Training given despite growing concern over scale of human rights abuses in Saudi Arabia
Saudi border forces accused of killing hundreds of people trying to cross the border from neighbouring Yemen received training from Germany and the US.
Despite growing concern over the scale of human rights abuses in Saudi Arabia under the country’s crown prince and prime minister, Mohammed bin Salman, both the German federal police service and the US military have been involved in training Saudi border forces implicated by the UN and human rights NGOs in mass killings.
Significantly, the US training agreement – the funding for which ended last month – stipulated that the US was required to monitor how its training was being used, with those receiving training only allowed to operate defensively, to protect themselves and their sites from an attack.
The scale of the abuses was revealed by Human Rights Watch in a shocking report earlier this month. It alleged that Saudi border forces had used explosive weapons to target mainly Ethiopian migrants and asylum seekers attempting to cross the border from Yemen, claims that have been denied by Saudi Arabia.
Amid growing outcry over the claims, the Guardian has also been told that Saudi Arabia has increasingly treated illegal incursions across its borders as a counter-terrorism issue, authorising the use of lethal force.
The Guardian has also been told that Saudi Arabia employs extensive and centrally monitored electronic surveillance of the border area meaning it should be able to distinguish groups of trafficked civilians from those involved in armed incursions from Yemen or drug smuggling.
The disclosures elevate the question of whether Riyadh has been deliberately targeting migrants trying to cross the border, which Human Rights Watch has suggested would amount to a “crime against humanity” if it was established to be official policy.
The Guardian has established that the US military’s training of Saudi forces, including border forces, has been part of a long running military support programme known as MOI-MAG (Ministry of Interior-Military Assistance Group) with US involvement in training border forces beginning in 2008.
The agreement to train Saudi border forces required the Pentagon to draw up a unique technical cooperation agreement to allow US forces to train a non-military force for the first time, requiring the monitoring of the use to which US trained units were being put by the Saudis.
Confirming the long-running US training of Saudi border forces, a US official told the Guardian: “The US army Security Assistance Command provided border guards training, which had been funded for a period from 2015-2023, with the funding period ending in July of this year.”
The official did not explain why the funding had ended.
For its part, the German training of Saudi border forces was undertaken by the federal police.
Beginning in 2009, the programme continued well into 2020, with a brief interruption after the killing of Washington Post journalist Jamal Khashoggi in Saudi Arabia’s consulate in Turkey.
In 2015 the German programme came under fire again when a Saudi blogger, Raif Badawi, was sentenced to 1,000 lashes and 10 years in prison as punishment.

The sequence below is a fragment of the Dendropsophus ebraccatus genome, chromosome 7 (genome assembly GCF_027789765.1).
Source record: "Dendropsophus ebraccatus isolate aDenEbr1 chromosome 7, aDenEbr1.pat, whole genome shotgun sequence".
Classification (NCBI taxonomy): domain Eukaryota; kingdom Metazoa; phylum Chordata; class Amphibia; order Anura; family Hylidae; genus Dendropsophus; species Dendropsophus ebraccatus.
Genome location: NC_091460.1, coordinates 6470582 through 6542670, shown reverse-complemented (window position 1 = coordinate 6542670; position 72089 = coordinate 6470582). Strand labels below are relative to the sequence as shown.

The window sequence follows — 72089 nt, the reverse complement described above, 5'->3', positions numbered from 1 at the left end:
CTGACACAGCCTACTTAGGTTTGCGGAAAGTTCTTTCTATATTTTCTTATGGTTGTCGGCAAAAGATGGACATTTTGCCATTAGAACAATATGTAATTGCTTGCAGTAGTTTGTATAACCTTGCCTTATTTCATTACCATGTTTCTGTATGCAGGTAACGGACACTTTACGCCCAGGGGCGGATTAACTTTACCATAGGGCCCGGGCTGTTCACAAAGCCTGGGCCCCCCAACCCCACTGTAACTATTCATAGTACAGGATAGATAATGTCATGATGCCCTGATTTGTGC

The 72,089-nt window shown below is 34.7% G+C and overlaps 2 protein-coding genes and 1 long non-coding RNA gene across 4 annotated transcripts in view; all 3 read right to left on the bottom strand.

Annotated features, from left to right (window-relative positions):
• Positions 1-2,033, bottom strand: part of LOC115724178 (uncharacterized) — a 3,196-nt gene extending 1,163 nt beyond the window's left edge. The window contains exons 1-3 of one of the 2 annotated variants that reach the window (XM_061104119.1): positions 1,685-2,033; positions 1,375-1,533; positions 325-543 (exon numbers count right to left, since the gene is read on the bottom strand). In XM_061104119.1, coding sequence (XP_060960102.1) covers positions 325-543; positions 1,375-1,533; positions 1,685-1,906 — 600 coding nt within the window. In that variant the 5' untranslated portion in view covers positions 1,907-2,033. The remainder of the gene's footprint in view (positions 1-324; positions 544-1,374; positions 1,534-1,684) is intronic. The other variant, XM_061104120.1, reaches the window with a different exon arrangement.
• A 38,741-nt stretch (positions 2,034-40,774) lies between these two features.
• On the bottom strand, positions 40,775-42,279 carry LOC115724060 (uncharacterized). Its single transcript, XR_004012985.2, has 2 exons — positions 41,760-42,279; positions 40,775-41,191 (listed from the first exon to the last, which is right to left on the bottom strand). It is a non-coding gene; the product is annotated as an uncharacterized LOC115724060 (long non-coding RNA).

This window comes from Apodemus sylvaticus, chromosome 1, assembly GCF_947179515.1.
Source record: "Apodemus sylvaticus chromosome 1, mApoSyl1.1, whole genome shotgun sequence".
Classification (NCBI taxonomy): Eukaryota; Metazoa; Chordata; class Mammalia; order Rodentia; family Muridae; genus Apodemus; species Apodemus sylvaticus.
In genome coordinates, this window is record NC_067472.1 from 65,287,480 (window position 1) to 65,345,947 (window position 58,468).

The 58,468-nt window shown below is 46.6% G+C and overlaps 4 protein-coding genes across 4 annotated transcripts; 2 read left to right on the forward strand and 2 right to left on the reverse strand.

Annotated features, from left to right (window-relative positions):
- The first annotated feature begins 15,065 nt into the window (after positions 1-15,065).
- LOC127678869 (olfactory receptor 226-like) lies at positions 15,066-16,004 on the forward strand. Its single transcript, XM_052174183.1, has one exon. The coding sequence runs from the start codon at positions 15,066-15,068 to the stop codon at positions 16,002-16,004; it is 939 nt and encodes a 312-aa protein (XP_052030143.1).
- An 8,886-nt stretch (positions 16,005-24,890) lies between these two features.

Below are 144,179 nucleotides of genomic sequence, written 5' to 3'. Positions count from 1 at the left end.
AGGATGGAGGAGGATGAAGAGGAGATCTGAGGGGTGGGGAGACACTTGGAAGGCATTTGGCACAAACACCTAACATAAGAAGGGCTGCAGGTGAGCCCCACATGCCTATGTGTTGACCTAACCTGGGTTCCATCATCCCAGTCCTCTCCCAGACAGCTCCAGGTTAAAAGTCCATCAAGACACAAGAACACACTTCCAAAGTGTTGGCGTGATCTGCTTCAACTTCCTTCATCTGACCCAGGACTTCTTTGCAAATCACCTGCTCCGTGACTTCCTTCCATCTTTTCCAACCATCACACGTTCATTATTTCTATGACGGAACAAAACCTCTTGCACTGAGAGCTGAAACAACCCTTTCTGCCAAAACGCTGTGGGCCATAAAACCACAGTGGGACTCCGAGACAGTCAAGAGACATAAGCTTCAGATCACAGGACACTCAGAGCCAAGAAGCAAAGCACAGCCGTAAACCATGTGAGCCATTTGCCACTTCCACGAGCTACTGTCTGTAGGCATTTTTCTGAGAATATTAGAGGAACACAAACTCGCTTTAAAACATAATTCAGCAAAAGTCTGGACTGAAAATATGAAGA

The German and US training missions ran in tandem with a wider effort by Saudi Arabia to upgrade its border security with surveillance technologies, which have raised additional serious questions over why Saudi authorities were unable to distinguish between civilians and armed individuals at the Yemen border.
Publicly issued tenders for the systems over recent years show Riyadh seeking a sophisticated and centralised surveillance network for its borders, including CCTV, thermal imaging, and ground motion sensors.
While it is unclear how many of those systems have been deployed, the Guardian has been told that real time surveillance capabilities have been installed in border areas, including the ability to monitor the border both from regional control rooms and also reportedly from Riyadh.
Eleonora Ardemagni, an Italian researcher into the Gulf and Yemen, who has studied the increasing militarisation of the Saudi response on the border with Yemen, describes the policy as ever more highly centralised under the control of the ministry of the interior in recent years.
“Since 2015, and the start of the war in Yemen war [in late 2014], what I have been struck by on the Saudi side is the rise of multiple security players operating on the border. While this means more capacity, it also means it is even more difficult to understand who provides security on specific parts of the border,” said Ardemagni, who is at the Italian Institute for International Political Studies (ISPI).
Among new players who have emerged in tandem with the increase in migrant deaths is the Al Afwaj regiment, which answers directly to the ministry of the interior. There has also been an increase in the use of foreign forces, notably Sunni Yemenis recruited as contractors from that country’s south.
“This militarisation of the border comes at a time when the border issue has come to be seen by Saudi Arabia as a key national security issue.
“It is part of Riyadh’s understanding that the border issue will be more and more decisive in the way it manages not just the Yemeni dossier but in terms of economic security. They want to secure the border as a first priority and only then see if the Yemen parties can come to a durable ceasefire.”
Given the monitoring technology on the border and the increased centralisation of the response, Ardemagni is sceptical that the Saudis would not be aware of the circumstances of migrant deaths.
“The centralised approach to the border issue makes it less credible that the Saudis lack knowledge of what is happening there. However, the proliferation of security players also makes it harder to identify who is committing these alleged crimes without real cooperation.
Source : The Guardian